This interview series, “Conversations after the Fall: Interviews with Contemporary Russian Poets,” began as part of my Thomas J. Watson Fellowship year (1992-1993). During a year living in Moscow, I pursued an independent research project called “Contemporary Russian Poetry and Its Response to Historical Change,” which involved meeting poets, translating and living through the tumult of post-Soviet economic “shock therapy.” My interviews have continued in subsequent visits to Russia and with Russian poets over the past twenty years. In the introduction to my original Watson Fellowship statement, I quoted the following: “Once Alexander Blok quite rightly stated that at a time of historical storms and alarms, the most intimate recesses of the soul are also filled with alarm. Vladimir Mayakovsky wrote: ‘That’s how it was with the soldiers, or perhaps with the country, or maybe that’s how it was in my heart.’ The indivisibility of the macroworld of ideas and the microworld of the emotions, this merging of the interests of society with the individual’s private interests is reflected in our art not as mere declarations by as the norm in our way of life (Fifty Soviet Poets, 14).” These interviews were conducted in Russian and in person, and later translated by me—with just a couple exceptions. Thanks in particular to Dimitri Psurtsev, not only for his mentoring and friendship, but also for helping me connect with some of these poets; his tireless enthusiasm for Russian poetry in its rich diversity, its mysteries, and intoxicating musics helped deflect my initially sociological approach (which included a survey of undergraduate students about their relationship to poetry), and complicate my initial desire to read easy equivalences between societal events and a poet’s work.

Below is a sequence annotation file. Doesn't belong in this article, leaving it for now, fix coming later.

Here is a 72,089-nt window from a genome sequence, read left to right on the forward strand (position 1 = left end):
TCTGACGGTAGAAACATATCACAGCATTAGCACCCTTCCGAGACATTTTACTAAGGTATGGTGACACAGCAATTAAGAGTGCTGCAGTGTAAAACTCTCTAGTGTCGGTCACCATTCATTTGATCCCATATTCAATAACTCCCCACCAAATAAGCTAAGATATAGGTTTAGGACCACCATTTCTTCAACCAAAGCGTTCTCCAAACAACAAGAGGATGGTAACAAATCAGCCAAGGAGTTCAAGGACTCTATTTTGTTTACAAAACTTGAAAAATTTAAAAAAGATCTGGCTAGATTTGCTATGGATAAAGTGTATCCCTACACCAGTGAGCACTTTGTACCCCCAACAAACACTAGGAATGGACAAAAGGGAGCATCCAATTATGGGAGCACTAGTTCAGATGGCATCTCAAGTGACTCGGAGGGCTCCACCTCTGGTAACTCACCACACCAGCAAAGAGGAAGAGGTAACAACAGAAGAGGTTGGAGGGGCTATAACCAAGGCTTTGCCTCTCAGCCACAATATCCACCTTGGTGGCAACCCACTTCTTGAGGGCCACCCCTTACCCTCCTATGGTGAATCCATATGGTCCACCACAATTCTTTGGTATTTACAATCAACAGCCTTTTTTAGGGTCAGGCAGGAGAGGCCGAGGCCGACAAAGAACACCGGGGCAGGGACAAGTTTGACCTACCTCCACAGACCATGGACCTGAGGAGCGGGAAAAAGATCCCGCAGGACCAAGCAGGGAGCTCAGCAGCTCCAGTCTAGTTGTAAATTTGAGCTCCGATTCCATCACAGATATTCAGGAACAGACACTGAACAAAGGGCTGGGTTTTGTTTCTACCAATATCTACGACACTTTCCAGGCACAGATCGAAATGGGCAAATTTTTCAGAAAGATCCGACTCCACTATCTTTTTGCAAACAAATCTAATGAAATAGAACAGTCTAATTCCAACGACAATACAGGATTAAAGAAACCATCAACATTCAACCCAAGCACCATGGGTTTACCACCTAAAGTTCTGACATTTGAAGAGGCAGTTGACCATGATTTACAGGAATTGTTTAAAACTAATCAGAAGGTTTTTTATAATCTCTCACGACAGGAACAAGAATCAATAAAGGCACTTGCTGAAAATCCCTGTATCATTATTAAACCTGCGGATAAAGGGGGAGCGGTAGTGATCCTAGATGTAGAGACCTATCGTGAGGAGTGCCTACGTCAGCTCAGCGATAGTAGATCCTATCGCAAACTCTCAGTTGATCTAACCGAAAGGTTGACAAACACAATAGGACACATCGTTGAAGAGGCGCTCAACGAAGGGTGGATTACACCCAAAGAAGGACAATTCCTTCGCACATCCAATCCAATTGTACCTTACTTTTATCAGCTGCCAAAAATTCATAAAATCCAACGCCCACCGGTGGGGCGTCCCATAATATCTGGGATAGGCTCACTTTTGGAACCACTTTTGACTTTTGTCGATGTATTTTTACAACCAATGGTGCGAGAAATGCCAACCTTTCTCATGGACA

Philip Metres: When did you begin writing poetry, and can you remember why?
Dimitri Psurtsev: I wrote my first poem when I was seven or so. It was about an old man in a country house attacked by winds. Now I think I was trying to write “A Winter’s Tale” by Dylan Thomas, but I didn’t know it at the time and I didn’t know English. As for my first real poems (“real” in the sense that I knew they were mine and nobody else’s and had the right to be), I wrote them when I was about thirty, the age many people stop writing poems. I almost avoided writing up to the moment when I knew I would express something of the Inexpressible, that mystic domain where all real poems seem to come from and where each poet has a place and doesn’t have to fight for it. Also, we have a rich literary tradition in Russia, and you should be terribly sure you have something to say before you just open your mouth.